Our daily exposure to radiation is something we only tend to consider when a major nuclear incident reminds us of its dangers. But what is a ‘safe’ level? The most sensible answer is probably none, but the effects vary enormously from person to person.
There are two different measurements of radiation commonly used: the millirem (mrem) and the microsievert (μ Sv), with 1mrem equalling 10 μ Sv. While radiation cannot be seen or felt, it is all around us and a part of our natural universe. The average annual dose per person from all sources is about 360 mrem, but it is not uncommon to receive far more in a given year, often due to medical procedures. There are standards that limit the dosage that employees may be exposed to. For example, EU Council Directive 96/29/Euratom requires an employee’s exposure to be limited to 10,000 mrem in any period of five successive years, but subject to a maximum dose of 5,000 mrem in any single year. Typical sources of radiation
To assess our individual exposure accurately is practically impossible, but there are a number of factors we can consider.
Increased risk of cancer
- Cosmic radiation: This is radiation from outer space and is partly blocked by the earth’s atmosphere. At higher altitude the levels are higher, varying from around 25 mrem at sea level, to double that at an altitude of 1.6 km. A typical dose of radiation when flying is about 0.5 mrem per hour, due to the high altitudes involved.
- Terrestrial radiation: This is due to radioactive materials naturally found in the soil such as uranium and thorium. An average value is around 30 mrem a year, but in some places it can be as high as 1,000 mrem a year.
- Radiation in food: Foods naturally contain some radioactive elements such as potassium, resulting in an average dose of 20 mrem a year.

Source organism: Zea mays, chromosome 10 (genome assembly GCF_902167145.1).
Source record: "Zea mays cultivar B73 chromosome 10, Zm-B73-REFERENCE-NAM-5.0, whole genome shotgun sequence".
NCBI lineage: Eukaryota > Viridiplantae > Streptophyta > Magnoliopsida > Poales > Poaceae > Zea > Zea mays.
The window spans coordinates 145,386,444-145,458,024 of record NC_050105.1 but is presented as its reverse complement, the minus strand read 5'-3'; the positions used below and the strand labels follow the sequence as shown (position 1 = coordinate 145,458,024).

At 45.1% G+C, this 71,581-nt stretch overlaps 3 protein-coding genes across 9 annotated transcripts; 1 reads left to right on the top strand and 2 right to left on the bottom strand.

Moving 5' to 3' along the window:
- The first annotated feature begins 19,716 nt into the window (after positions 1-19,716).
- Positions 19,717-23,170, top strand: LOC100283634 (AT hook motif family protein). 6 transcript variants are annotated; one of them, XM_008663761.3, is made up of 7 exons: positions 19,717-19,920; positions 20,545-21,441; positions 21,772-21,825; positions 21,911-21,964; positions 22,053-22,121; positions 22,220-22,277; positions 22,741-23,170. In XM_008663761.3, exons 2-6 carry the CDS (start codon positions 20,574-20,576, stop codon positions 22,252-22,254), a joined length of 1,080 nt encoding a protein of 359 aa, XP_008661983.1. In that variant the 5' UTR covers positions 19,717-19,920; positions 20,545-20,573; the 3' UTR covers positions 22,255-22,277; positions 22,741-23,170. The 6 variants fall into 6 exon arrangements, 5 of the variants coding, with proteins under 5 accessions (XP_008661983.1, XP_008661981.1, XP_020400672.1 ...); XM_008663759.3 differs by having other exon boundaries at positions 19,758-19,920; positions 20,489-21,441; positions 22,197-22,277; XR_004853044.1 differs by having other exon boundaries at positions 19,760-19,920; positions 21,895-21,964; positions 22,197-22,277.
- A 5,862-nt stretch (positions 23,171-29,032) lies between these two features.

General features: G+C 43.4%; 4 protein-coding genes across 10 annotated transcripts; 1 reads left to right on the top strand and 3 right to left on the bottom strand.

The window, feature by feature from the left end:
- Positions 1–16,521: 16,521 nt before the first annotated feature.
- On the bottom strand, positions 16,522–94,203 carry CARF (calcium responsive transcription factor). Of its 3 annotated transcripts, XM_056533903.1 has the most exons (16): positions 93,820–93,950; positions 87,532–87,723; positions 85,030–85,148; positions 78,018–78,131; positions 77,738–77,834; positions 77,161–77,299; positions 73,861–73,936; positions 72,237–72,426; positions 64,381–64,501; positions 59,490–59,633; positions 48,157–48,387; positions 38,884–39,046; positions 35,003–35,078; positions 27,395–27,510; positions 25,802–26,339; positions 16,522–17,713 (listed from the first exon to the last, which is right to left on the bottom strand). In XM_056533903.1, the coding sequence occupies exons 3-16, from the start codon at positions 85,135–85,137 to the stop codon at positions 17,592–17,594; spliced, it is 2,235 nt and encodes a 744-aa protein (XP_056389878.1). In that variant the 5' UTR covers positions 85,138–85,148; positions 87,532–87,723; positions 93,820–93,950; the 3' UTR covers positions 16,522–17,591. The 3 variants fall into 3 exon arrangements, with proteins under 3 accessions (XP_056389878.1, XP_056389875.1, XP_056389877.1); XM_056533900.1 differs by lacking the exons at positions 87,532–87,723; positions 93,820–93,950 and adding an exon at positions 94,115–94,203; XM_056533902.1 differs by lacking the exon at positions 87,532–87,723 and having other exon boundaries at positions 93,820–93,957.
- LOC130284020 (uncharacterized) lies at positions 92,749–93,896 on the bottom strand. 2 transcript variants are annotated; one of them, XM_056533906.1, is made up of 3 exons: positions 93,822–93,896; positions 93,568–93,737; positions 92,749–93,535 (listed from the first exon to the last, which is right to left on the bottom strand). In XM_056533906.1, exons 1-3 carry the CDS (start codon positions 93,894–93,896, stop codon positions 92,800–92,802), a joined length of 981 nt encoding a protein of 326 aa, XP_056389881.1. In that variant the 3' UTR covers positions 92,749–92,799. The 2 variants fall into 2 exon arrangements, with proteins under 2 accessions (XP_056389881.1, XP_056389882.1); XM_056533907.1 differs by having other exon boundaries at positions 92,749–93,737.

- Other sources: Watching television is about 1 mrem annually, a chest x-ray is about 5 mrem each time, but a computed tomography (CT) scan can be as high as 700 mrem.
It has been estimated that the likelihood of dying from cancer increases by 10% if a total of 250,000 mrem has been accumulated (an exposure of over 3000 mrem every year for over 80 years). There is much disagreement over how radiation measurements are calculated, what they mean in reality, what can be considered ‘safe’ and the level to which we should protect ourselves in our day-to-day lives. There is natural concern about radiation levels following a serious nuclear incident, butit should always be remembered that our world is naturally radioactive and our exposure can never be completely eliminated.
Editor’s note: The hazards of exposure to electric and magnetic fields from high voltage power lines are well known ashore. With increasing application of high voltage power generation, distribution and propulsion systems onboard merchant ships, ships’ crews risk prolonged exposure to energy emissions when working at very close proximity to such equipment. It is suggested that more scientific studies are commissioned on this issue and ILO’s system of certification of working and living spaces be expanded to include the independent measurement and evaluation of radiation from all shipboard sources (including communication system antennas), so that equipment makers and shipbuilders take all necessary measures to effectively protect ships’ crews from harm.
Source: Mars,The Nautical Institute